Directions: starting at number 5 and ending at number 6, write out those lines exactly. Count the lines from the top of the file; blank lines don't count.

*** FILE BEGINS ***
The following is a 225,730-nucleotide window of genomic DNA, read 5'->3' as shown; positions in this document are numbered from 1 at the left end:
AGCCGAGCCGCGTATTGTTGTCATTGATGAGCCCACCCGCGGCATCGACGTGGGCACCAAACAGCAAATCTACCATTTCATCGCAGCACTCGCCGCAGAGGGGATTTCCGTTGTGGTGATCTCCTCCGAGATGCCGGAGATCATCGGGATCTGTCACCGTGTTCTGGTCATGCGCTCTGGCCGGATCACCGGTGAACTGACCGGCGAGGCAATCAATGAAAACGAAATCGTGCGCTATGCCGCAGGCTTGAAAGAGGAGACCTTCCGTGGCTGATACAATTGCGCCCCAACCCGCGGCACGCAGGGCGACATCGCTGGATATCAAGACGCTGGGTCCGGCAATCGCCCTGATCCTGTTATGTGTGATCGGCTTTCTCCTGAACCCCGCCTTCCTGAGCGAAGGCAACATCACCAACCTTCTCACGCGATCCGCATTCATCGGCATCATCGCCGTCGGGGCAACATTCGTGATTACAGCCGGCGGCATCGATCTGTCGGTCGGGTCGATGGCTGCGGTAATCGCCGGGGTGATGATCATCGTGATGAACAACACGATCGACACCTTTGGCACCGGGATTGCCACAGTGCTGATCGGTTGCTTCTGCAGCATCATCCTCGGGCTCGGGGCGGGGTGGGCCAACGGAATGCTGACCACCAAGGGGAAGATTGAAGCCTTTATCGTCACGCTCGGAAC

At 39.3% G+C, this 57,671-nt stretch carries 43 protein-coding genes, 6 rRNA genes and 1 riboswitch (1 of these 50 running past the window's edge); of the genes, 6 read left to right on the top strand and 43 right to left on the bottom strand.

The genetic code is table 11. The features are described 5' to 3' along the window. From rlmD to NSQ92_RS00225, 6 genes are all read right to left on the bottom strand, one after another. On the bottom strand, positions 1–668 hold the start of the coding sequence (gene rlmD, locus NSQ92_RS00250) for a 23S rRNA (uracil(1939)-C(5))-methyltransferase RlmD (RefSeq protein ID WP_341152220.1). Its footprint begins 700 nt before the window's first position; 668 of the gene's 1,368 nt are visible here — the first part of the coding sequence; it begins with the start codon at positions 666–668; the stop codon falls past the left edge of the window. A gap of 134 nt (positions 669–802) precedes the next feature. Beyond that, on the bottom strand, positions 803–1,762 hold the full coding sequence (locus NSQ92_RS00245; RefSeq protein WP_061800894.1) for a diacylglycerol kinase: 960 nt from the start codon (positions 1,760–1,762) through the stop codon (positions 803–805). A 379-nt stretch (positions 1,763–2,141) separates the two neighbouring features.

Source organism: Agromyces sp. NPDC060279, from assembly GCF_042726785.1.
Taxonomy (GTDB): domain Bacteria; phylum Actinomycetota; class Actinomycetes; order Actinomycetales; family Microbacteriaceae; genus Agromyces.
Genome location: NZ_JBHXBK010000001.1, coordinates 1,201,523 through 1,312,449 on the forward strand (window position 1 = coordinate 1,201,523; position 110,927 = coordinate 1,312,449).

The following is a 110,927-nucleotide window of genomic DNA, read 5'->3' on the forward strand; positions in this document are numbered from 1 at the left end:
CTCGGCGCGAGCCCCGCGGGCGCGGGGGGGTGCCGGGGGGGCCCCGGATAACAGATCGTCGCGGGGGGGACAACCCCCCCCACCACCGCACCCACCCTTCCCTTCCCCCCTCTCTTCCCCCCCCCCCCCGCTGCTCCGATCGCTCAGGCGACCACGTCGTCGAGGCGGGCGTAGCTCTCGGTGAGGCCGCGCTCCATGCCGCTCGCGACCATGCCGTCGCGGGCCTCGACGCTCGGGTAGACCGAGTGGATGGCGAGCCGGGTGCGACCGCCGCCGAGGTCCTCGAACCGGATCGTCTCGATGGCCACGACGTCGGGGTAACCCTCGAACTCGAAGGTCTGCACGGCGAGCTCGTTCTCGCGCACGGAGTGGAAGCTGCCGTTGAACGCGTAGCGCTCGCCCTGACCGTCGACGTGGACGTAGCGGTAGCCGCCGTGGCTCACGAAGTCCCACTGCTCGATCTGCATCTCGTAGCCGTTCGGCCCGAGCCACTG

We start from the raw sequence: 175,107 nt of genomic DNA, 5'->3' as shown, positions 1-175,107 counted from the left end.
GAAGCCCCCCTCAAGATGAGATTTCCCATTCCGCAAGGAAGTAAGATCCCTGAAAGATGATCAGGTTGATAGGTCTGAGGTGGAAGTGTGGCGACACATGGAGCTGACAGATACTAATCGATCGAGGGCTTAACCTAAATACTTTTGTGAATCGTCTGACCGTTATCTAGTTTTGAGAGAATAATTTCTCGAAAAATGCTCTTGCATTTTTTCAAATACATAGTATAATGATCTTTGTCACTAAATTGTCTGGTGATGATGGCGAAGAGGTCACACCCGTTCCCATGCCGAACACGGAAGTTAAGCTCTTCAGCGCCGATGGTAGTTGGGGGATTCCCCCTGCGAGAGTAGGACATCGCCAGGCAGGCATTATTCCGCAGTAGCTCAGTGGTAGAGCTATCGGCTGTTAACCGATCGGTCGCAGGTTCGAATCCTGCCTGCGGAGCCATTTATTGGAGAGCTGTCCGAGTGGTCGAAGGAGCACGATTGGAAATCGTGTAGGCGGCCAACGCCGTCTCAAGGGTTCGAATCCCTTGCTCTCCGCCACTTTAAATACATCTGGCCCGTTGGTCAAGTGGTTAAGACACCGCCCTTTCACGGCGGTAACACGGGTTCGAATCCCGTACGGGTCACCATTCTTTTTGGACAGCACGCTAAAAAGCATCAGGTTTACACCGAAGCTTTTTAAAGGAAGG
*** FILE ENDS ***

Source organism: Agromyces sp. NPDC060279, from assembly GCF_042726785.1.
Taxonomy (GTDB): domain Bacteria; phylum Actinomycetota; class Actinomycetes; order Actinomycetales; family Microbacteriaceae; genus Agromyces.